The Warsaw Uprising battle was waged on a scale unprecedented in our history. During these difficult moments, women demonstrated the highest levels of sacrifice and courage. They stood by the barricades and manned the hospitals, filling the roles of courier, medic, and soldier. They traveled through the sewers, supported the resistance fighters on the front line of combat, carried the wounded, rescued the buried, and helped in the production of grenades and Molotov cocktails.
During combat actions in which I participated, the girls awoke in me particular admiration during the battle for the Church of the Holy Cross. It was they who, during the night, used explosives to breach a wall from the side of the presbytery, through which the fighters were able to enter the area of the church, while the 'Pezetki' [members of a women’s soldier support organization] were in the burning church cooking something in a pot for the hungry and tired soldiers.
What wonderful girls!
Translated by Piotr J. Rytwiński
A CHILD’S PRAYER
Insurgent cemeteries were set up throughout the small gardens in the courtyards of Mazowiecka Street. I was passing them as well on my escapades through the city. One day I saw a small girl genuflecting at a freshly dug grave.
From far away I started taking pictures. The last series of shots are close-ups. If I were to choose a picture to become the symbol of the Uprising, I would select 'A Child’s Prayer.' The cross on the left says 'Maid from the 2nd floor.' Good neighbors had buried the fallen, formed a mound, and erected a cross for the unknown maid.
The aura of this insurgent cemetery reflected special care for the dead. Flowers were everywhere.
During the [German] occupation in the adjoining palatial building next to the field cemetery, there was used to be a known actors’ café. Mieczyslawa Cwiklinska used to reign here. The beautiful building had been destroyed, but attempts were made to salvage part of the furnishings and art by carrying them out into the garden. A piano was also carried out of the café. I heard music during the artillery’s cannonade. I followed the sound. Andrzej Markowski was sitting at the piano, surrounded by a group of listening soldiers of the Home Army. I shot a series of pictures. 'Concerts' were not the only thing held in this garden. One day a demonstration on how to use a heavy machine gun was carried out. A father was teaching his two sons how to feed and guide ammunition strips and change the shooter’s position.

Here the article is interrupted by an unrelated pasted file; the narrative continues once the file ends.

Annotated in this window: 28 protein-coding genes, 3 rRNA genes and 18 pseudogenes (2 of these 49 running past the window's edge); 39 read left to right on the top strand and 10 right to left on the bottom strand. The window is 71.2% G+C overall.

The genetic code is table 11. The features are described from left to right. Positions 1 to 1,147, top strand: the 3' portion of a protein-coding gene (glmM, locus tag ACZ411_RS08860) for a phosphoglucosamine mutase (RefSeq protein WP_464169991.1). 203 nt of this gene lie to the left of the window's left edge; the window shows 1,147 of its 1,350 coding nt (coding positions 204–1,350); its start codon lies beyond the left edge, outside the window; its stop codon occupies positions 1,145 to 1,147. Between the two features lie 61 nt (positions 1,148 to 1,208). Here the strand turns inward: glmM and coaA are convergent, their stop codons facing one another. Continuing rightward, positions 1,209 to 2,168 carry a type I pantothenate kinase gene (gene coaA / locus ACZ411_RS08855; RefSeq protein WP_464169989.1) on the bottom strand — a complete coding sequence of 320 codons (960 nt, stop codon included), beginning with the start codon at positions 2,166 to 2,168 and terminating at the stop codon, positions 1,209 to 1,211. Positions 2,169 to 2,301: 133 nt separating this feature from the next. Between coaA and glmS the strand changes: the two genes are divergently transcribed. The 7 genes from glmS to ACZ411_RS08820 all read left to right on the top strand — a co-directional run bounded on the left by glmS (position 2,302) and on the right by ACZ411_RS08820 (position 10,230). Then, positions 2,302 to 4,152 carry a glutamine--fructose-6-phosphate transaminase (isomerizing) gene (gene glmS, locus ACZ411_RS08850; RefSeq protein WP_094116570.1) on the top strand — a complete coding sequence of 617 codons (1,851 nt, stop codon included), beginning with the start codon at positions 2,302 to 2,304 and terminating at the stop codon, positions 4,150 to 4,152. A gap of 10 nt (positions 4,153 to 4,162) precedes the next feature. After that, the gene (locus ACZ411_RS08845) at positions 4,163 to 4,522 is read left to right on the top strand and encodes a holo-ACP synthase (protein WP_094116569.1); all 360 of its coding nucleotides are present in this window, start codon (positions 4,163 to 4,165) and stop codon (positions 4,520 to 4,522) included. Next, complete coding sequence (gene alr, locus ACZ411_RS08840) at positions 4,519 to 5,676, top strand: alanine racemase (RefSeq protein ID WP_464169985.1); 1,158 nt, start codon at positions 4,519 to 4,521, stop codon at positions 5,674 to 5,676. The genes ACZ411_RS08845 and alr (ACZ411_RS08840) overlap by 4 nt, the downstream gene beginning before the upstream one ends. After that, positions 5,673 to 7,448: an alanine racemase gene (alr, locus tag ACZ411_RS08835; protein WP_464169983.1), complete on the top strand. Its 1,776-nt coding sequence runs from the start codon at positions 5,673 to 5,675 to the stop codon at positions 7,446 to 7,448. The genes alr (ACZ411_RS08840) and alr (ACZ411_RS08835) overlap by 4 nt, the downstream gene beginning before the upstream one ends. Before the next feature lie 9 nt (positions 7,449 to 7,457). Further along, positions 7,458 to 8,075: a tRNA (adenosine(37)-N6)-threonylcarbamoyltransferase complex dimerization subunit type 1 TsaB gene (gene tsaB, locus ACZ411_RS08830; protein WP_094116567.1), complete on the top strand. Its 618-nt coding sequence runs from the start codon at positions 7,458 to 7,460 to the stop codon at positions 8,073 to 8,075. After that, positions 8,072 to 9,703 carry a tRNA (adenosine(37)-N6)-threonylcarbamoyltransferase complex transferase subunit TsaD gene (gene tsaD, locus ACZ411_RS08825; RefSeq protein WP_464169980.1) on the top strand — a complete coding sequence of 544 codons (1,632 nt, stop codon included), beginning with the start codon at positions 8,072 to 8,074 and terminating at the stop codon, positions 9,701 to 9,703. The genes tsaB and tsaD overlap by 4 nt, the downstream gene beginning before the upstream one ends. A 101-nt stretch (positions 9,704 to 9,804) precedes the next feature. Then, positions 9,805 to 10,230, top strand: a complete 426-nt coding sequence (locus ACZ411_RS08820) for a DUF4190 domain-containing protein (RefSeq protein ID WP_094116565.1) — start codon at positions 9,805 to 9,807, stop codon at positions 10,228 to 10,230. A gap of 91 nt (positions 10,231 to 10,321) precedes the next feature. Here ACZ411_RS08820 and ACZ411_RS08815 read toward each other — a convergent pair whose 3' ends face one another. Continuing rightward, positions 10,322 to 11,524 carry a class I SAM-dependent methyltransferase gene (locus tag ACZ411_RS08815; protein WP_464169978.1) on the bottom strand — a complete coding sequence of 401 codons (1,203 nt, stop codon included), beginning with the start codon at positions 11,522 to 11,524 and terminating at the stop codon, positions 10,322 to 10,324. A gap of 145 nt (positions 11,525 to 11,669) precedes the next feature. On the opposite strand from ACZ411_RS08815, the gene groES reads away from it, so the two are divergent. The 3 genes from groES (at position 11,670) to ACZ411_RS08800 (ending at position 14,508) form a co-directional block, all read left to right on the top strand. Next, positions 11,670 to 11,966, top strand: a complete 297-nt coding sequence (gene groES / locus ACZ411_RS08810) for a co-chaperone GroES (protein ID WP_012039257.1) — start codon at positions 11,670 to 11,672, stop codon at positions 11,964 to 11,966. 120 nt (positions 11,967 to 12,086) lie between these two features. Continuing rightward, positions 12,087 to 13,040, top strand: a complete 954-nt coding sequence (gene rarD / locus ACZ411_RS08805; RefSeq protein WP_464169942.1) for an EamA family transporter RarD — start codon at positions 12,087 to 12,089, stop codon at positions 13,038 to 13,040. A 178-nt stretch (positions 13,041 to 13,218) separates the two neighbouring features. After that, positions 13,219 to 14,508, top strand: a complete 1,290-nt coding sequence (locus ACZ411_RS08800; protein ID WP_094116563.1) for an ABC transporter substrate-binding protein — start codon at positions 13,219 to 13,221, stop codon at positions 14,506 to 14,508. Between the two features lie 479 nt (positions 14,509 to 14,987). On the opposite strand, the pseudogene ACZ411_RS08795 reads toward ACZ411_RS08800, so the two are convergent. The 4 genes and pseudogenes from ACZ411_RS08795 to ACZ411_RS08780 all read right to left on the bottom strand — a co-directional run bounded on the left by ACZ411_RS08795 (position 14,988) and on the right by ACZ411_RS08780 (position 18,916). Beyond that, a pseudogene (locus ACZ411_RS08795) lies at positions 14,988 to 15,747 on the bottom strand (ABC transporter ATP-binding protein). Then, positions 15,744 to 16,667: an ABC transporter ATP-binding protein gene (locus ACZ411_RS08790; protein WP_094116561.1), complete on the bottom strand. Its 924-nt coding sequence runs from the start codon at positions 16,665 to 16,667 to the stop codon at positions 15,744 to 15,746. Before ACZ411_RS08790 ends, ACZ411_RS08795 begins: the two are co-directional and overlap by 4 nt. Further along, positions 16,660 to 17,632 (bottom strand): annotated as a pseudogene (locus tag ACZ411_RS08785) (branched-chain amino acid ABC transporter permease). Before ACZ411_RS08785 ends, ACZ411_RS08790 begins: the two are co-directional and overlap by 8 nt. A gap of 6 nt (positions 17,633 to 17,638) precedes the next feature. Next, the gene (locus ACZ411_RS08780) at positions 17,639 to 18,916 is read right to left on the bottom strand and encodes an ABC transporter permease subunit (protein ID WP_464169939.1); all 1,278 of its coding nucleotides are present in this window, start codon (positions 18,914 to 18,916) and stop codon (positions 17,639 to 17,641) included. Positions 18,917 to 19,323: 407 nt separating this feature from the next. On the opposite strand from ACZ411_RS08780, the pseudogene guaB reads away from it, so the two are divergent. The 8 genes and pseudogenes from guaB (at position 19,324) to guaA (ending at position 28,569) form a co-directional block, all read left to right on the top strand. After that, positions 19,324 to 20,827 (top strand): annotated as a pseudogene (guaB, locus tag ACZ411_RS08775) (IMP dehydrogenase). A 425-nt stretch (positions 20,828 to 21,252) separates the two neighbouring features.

Translated by Elizabeth Kanski
In the early morning hours of August 17 during the roll call of the platoon headquartered in the basement of the Warsaw Philharmonic, the building was hit by a shell from the largest mortar. It went through the building’s ceiling and exploded at the spot of the roll call, massacring the entire gathering of some 30 soldiers–the recently formed squad of the Home Army composed of teenage boys. The commander was lieutenant 'Tur.' During the reading of the daily command, the missile exploded some 2 meters from 'Tur'; the blast threw him under a heavy oak bench built into the wall, thus saving his life. Unconscious, he was taken to the hospital. Despite his internal injuries, the lieutenant survived. It was a miracle.
Another survivor was the squad’s courier, 14-year-old 'Czajkowski.' He returned late after his night shift and, so as not to wake up his colleagues, went to sleep in the other end of the cellar. He didn’t have to report to the morning roll call, thus he was sleeping when the shell exploded. After regaining consciousness, he crawled to the exit. There, helping hands returned him to life.
Later the boy participated in the funeral of his colleagues. They were buried in a collective grave in the square in front of the 'Under the Eagles' bank.
The survivors from the platoon were the oldest—lieutenant 'Tur'–and the youngest–courier 'Czajkowski.'
Translated by Elizabeth Kanski